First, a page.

The very first issue of Lürzer's Archive for 2016, which features work from no fewer than 46 countries will be published next week and the subscribers to our digital version will be able to access it within the next three or four days. As always, when doing the selection work for each issue, I usually don’t know where the ads will be coming from. In some cases, of course, i do know, like when it’s a high-profile client in a certain country – the way, for example, the great Levi’s 501 campaigns always used to hail from BBH London over a period of more than 25 years. This also applies when creatives, who happen to be connected to me on social media, let me know when they have something in the pipeline they consider worthy of inclusion in Archive. Sometimes, these messages arrive even before the actual ad has been produced. Not infrequently though, it is in fact very much a work in progress.
Be that as it may, the provenance (country and agency of origin as well as the creatives involved) is, in the vast majority of cases, revealed to me only when I get to see the page layouts. As a result, there are always surprises in store for me when I see where the work selected actually came from. The biggest one this time around was when I saw just how many small(ish) agencies - shops whose names I had not even heard of - have made it into this issue. Their work in fact makes up almost one quarter of the print ads showcased in 1-2016 - which, in many ways, is a great thing. In my 29 years of being with Archive I recall many initially small hotshops whose work we featured right after they were founded and which subsequently blossomed into quite successful big agencies, sometimes all-too-eagerly gobbled up by big networks. Some of them also served as the training ground for talent that, years later, went on to become internationally famous. None of these fits the bill better than Dave Droga, who was working at the Sydney-based shop Omon when he wrote a funny little ad for a deli, submitted it to us, and got featured in the magazine. That was a quarter of a century ago. And although some of us - myself certainly included - may no longer be around a quarter of a century from now, it is fun to speculate which of the careers of the creatives whose work we feature in this issue will witness a similar trajectory, whether they be from smaller shops or the well-established agencies.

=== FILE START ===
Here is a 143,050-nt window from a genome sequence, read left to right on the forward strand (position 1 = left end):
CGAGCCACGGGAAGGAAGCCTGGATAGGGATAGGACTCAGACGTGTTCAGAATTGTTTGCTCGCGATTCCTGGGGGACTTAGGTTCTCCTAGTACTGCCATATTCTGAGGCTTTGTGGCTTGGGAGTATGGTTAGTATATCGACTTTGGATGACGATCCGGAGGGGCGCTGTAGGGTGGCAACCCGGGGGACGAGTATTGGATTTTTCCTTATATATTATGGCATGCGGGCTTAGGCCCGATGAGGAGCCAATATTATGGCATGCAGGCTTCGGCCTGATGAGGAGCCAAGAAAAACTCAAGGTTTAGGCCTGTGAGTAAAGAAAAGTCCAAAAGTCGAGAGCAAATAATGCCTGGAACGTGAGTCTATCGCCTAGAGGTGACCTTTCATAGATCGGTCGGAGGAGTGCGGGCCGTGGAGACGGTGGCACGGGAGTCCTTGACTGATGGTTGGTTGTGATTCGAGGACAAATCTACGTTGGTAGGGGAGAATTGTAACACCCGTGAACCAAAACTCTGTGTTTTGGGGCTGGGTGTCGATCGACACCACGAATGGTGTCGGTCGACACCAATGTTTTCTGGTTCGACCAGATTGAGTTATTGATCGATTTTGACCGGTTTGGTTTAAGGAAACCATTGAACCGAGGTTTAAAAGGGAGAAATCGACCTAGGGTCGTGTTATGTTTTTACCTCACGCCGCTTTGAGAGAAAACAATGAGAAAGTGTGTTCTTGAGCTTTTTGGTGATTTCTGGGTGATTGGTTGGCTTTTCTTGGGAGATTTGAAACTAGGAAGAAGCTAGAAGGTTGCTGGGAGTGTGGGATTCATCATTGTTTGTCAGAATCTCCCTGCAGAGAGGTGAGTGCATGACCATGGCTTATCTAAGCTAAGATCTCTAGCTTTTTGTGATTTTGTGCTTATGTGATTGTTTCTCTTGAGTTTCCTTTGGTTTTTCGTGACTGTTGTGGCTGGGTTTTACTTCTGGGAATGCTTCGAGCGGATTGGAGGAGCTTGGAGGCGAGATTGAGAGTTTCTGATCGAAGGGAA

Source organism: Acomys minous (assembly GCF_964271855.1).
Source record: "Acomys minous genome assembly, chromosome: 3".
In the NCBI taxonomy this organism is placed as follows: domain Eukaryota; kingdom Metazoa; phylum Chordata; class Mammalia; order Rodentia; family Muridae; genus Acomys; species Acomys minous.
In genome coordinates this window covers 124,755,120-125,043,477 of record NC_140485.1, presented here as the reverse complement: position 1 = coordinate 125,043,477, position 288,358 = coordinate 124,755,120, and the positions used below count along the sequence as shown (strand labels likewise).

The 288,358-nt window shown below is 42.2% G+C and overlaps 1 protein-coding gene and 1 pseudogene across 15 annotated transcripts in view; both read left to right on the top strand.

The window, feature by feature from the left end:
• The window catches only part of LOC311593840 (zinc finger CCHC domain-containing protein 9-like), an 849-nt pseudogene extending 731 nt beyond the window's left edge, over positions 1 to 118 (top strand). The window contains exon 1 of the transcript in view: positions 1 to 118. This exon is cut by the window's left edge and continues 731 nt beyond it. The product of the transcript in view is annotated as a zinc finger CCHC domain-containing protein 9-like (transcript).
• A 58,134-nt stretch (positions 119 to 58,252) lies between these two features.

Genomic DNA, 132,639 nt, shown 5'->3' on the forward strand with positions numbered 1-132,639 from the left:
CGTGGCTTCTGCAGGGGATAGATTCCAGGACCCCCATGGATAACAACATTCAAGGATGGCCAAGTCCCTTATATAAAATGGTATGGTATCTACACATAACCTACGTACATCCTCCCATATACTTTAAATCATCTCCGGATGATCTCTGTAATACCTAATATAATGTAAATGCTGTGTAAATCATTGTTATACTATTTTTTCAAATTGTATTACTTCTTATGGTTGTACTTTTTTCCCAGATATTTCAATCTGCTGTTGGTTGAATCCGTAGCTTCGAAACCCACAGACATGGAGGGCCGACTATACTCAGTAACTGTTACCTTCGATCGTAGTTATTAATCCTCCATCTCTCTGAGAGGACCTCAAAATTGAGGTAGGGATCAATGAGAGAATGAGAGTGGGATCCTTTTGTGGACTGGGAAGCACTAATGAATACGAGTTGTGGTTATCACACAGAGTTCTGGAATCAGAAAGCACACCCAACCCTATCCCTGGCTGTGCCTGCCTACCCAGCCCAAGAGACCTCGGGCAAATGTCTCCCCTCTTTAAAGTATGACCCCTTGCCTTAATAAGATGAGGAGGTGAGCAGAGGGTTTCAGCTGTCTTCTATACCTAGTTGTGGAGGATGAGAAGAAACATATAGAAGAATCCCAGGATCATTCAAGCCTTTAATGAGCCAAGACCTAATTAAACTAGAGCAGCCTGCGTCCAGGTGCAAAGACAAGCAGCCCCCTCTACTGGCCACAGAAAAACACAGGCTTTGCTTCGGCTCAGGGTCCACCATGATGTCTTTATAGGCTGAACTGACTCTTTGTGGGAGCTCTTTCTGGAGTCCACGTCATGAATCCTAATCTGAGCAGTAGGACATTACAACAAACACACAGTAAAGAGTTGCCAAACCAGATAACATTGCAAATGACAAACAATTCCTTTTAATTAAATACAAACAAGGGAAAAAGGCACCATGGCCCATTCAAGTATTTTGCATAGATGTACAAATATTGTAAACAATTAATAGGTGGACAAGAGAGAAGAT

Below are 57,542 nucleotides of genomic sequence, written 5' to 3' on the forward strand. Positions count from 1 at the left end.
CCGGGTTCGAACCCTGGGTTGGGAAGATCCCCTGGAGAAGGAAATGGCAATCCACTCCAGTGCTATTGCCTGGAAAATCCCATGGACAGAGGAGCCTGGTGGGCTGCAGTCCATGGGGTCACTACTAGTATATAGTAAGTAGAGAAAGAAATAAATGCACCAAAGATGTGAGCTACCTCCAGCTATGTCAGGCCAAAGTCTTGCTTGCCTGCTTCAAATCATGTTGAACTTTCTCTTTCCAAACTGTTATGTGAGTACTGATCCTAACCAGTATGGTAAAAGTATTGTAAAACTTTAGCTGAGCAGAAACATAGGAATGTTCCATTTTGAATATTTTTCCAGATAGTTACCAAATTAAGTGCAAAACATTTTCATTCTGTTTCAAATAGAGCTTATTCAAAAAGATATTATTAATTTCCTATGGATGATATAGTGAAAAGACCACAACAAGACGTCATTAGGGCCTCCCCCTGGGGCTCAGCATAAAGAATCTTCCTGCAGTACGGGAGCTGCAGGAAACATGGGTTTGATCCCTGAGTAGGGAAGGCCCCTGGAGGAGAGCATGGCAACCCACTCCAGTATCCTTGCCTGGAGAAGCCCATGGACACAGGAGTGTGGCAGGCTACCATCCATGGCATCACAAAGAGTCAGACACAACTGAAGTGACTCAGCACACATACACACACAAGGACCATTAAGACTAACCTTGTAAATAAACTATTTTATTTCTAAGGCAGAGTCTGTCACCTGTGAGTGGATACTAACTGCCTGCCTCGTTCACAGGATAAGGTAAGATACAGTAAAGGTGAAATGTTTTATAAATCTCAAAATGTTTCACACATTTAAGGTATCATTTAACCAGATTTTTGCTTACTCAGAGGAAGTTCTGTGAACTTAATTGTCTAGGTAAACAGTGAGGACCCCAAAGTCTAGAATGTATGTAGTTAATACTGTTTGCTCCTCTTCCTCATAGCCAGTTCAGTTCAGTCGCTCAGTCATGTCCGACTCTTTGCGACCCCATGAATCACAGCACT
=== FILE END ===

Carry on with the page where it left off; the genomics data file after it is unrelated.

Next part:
In terms of contributions by country, the Print section of this issue is, once again, headed by Brazil, with 14 campaigns featured out of a total of 104. Interestingly, this time around none of the familiar big Brazilian players such as Almap BBDO (the number one in our international Agency Ranking last year), nor Africa are among them, but much smaller, far less familiar names. Trailing just a couple of campaigns behind the Brazilian tally are the UK and the US, with 12 each. And here we are on more familiar ground with ads from Wieden+Kennedy, New York, J. Walter Thompson, London (with Dave Dye as their Head of Art), and AMV BBDO, London and BBDO, New York just to name a few of the biggies.
The Film category boasts a total of 72 campaigns (both TV and online commercials), the UK leading the pack with 18 and the USA taking second place with 13. Third and fourth go to France and Germany with 8 apiece.
The Digital selection features the favorite picks of Roy Cohen, Creative Director of Blue Hive, London as of March 2015. Roy originally started his career as a copywriter at Y&R, Tel Aviv in 2007, and five years later was promoted to ECD at the agency, a role in which he managed the entire online creative department. Among his 15 selections are 5 from the US, 3 from France, and a single one each from Australia, Brazil, the UK, Israel, Japan, New Zealand, and Romania. An interview with Roy precedes the 15 works presented and is titled "It doesn't matter what channel a new idea is for – in this new world they all blend into one."
In this issue’s main interview, Hermann Vaske chatted to Joe Pytka, one of the titans of commercial filmmaking and someone who can look back on a career in the industry spanning more than four decades. If you think “Advertising now is scraping the bottom of the ocean” (the interview title) sounds, perhaps, slightly negative, brace yourself for the encounter with him. If it weren't the legendary Joe Pytka it would be easy to dismiss his scathing assessment of advertising today as that of a grumpy old has-been. As it is, what he has to say gives us all reason to pause.